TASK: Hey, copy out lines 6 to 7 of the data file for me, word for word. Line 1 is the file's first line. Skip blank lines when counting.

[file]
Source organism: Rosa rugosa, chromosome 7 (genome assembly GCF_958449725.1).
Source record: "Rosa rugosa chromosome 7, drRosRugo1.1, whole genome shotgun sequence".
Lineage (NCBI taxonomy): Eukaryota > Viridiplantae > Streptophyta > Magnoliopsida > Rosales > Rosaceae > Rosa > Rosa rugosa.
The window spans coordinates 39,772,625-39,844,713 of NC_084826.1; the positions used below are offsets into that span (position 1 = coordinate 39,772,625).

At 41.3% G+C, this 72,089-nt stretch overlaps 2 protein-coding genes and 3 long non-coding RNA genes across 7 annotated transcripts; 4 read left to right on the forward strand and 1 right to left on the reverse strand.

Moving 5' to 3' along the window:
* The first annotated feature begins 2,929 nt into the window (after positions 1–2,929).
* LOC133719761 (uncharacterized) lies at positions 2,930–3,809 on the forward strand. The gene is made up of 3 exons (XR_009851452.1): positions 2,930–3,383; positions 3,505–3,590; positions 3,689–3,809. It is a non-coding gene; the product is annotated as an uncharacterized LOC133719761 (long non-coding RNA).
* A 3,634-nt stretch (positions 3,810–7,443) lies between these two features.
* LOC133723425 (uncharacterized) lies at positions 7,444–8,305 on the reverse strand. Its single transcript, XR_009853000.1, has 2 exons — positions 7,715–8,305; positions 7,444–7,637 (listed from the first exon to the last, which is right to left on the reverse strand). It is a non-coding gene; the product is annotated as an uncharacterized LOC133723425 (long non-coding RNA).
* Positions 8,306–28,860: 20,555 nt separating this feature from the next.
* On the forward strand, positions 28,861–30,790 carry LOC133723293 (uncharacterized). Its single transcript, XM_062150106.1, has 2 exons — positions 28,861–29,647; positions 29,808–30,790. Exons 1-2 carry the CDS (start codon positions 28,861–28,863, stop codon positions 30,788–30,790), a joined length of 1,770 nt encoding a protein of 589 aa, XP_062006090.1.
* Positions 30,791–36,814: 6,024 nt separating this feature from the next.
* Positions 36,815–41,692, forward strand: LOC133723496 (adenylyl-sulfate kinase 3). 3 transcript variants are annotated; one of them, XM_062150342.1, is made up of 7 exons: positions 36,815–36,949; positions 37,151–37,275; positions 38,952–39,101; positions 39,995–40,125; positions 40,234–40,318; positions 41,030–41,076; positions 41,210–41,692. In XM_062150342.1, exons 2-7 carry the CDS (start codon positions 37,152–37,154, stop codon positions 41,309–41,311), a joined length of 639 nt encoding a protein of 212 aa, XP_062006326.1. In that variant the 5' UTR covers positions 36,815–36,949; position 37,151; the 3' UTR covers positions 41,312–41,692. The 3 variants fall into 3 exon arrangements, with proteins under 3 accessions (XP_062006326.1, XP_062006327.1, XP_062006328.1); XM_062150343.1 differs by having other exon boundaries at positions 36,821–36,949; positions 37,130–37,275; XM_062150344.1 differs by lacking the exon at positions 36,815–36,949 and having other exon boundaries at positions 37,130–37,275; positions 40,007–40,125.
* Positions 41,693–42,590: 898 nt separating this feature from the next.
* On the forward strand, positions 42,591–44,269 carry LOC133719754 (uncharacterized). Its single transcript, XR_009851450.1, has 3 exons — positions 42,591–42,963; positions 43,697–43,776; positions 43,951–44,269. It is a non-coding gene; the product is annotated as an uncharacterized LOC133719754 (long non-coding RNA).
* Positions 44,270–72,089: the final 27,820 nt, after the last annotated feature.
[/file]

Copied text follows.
Moving 5' to 3' along the window:
* The first annotated feature begins 2,929 nt into the window (after positions 1–2,929).